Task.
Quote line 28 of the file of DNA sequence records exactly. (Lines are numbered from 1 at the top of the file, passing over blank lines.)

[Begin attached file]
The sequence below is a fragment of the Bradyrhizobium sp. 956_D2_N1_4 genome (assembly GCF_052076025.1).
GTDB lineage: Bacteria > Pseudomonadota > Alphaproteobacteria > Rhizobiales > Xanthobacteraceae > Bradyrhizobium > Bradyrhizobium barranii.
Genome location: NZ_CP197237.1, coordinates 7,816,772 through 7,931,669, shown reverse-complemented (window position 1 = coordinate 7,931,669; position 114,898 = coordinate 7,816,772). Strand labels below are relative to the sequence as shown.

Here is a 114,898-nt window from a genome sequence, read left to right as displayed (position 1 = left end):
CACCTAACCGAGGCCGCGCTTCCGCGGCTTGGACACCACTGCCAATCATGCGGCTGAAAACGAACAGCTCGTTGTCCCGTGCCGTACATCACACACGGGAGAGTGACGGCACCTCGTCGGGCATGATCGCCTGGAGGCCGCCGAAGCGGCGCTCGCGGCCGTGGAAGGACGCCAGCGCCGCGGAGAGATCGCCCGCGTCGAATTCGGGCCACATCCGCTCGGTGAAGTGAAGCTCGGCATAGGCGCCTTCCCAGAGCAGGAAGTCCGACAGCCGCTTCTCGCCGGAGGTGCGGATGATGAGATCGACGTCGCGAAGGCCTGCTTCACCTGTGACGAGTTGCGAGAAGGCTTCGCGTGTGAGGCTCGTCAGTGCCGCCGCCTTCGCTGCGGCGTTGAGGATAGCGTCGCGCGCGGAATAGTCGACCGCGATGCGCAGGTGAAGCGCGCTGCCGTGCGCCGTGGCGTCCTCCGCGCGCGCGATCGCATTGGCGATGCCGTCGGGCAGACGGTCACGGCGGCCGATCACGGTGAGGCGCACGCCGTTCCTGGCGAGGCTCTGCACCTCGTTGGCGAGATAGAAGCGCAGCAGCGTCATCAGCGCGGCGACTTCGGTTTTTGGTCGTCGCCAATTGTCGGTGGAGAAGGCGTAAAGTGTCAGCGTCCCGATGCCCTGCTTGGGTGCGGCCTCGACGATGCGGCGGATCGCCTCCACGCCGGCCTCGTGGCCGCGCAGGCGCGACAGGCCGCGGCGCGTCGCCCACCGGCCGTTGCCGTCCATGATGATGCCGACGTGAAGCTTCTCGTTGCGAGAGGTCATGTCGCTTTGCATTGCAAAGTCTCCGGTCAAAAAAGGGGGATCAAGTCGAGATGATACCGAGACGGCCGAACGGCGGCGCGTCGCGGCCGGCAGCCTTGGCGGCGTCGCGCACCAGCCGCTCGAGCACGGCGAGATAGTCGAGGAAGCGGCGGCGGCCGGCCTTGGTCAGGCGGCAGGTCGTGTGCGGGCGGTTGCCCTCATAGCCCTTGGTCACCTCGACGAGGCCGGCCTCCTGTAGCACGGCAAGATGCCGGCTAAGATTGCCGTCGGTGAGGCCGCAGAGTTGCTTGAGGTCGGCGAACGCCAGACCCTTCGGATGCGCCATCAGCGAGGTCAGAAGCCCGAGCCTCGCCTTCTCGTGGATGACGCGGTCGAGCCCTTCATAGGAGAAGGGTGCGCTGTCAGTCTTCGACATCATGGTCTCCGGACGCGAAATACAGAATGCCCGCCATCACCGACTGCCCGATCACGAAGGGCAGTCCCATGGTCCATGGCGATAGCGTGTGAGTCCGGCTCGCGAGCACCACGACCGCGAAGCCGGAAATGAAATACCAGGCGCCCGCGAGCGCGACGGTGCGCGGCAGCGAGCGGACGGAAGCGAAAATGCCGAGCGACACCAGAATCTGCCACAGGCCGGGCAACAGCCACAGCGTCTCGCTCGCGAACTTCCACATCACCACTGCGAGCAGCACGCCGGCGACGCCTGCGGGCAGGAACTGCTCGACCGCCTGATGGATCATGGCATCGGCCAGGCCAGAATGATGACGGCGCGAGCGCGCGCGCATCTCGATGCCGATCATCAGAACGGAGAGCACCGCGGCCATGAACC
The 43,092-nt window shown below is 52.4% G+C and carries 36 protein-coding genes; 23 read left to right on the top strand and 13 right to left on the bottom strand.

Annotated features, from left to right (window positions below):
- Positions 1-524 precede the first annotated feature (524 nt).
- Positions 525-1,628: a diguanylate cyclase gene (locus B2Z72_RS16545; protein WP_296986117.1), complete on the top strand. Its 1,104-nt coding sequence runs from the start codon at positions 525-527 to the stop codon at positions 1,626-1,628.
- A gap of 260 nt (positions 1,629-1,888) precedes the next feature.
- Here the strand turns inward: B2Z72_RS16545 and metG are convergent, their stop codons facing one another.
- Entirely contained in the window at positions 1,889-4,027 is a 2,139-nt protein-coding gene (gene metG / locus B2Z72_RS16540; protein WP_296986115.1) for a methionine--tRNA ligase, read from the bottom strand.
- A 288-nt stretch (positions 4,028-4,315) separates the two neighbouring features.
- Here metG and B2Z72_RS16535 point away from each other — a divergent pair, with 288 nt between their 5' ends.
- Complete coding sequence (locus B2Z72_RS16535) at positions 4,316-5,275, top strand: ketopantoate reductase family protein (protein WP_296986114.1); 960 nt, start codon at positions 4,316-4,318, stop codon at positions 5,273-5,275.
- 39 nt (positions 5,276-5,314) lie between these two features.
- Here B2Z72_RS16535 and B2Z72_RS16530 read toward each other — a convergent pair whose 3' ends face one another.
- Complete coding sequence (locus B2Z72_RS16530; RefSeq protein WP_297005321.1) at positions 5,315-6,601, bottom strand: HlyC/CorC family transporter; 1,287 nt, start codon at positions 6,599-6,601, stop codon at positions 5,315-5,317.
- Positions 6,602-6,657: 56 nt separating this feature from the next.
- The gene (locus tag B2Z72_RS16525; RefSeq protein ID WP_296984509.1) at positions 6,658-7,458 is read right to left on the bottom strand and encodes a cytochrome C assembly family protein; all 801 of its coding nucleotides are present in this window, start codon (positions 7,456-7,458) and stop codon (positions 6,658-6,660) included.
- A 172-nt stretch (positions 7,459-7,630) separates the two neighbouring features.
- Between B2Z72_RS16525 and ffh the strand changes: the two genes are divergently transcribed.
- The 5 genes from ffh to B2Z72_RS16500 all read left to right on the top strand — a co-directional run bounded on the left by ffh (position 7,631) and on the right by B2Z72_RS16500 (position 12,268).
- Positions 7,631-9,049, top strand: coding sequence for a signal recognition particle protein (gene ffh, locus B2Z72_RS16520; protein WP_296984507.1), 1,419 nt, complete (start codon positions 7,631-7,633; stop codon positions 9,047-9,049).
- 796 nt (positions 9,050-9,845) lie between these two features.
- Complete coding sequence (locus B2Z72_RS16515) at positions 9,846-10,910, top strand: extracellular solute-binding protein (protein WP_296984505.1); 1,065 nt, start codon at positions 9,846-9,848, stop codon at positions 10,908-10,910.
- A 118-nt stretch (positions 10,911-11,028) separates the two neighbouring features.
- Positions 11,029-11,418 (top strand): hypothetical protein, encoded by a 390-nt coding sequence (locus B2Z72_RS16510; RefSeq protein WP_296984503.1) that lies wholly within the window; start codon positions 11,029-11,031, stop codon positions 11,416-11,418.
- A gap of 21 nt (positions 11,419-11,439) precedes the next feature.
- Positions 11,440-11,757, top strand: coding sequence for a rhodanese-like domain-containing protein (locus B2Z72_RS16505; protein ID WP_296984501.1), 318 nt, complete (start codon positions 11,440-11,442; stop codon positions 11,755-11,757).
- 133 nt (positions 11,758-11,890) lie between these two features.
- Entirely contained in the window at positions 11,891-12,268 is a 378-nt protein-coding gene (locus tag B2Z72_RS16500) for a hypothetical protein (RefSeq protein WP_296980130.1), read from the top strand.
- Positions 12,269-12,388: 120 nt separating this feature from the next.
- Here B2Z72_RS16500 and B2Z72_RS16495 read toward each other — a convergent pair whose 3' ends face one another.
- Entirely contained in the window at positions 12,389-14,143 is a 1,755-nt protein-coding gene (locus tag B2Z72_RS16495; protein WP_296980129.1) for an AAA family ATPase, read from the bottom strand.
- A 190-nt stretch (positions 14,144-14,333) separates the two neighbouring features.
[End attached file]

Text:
- Positions 11,029-11,418 (top strand): hypothetical protein, encoded by a 390-nt coding sequence (locus B2Z72_RS16510; RefSeq protein WP_296984503.1) that lies wholly within the window; start codon positions 11,029-11,031, stop codon positions 11,416-11,418.